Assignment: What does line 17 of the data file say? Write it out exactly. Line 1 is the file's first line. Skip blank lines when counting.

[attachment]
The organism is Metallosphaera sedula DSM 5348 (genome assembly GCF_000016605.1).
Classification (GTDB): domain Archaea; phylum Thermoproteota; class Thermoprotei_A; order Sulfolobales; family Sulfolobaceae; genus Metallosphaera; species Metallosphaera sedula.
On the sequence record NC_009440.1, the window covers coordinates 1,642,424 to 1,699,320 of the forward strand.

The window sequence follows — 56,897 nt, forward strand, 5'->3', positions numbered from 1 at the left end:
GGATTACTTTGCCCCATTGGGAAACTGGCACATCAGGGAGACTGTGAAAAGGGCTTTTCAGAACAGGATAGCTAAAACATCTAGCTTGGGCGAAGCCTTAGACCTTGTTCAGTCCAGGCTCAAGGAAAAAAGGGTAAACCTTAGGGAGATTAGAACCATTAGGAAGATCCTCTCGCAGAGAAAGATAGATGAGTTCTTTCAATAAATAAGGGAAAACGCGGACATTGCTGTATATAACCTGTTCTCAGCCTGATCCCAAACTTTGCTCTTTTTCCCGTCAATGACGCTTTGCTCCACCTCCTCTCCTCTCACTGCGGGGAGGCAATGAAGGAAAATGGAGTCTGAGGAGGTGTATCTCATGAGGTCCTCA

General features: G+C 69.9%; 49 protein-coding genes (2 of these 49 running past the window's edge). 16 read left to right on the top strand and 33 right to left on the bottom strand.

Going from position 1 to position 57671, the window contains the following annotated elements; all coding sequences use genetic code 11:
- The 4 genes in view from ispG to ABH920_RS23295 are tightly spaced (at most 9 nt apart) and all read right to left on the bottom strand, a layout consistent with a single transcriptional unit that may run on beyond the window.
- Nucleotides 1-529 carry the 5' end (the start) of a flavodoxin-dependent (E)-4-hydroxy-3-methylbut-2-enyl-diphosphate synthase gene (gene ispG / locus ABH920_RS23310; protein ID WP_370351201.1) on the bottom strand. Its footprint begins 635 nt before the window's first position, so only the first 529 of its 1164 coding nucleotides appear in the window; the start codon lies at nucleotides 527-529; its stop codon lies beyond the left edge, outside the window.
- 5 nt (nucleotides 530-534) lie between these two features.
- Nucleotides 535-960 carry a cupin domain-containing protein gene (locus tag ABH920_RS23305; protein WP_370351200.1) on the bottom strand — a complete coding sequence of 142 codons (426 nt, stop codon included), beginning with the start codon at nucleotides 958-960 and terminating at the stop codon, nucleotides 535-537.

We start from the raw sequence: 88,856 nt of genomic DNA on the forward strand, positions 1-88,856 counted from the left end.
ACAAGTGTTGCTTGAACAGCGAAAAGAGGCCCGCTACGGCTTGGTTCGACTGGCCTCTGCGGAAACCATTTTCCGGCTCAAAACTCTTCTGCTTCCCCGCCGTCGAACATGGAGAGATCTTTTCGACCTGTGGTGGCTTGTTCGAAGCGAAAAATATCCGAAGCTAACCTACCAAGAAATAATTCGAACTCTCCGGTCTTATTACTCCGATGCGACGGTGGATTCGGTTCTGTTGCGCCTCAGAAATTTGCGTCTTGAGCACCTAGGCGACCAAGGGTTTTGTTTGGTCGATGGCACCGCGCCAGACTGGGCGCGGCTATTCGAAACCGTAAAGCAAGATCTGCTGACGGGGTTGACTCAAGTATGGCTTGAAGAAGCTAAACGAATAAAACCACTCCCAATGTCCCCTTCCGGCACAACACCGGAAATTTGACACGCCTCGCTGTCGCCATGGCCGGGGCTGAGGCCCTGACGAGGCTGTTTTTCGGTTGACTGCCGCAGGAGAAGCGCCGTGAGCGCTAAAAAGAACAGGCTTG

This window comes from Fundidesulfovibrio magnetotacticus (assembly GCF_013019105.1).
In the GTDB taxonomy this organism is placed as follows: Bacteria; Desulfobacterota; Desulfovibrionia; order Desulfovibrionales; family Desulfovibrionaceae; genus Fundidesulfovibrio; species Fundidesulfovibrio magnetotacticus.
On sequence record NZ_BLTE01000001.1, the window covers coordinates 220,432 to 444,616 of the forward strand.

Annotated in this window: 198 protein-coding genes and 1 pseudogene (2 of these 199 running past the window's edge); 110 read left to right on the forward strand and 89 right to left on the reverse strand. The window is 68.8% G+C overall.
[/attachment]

Annotated in this window: 198 protein-coding genes and 1 pseudogene (2 of these 199 running past the window's edge); 110 read left to right on the forward strand and 89 right to left on the reverse strand. The window is 68.8% G+C overall.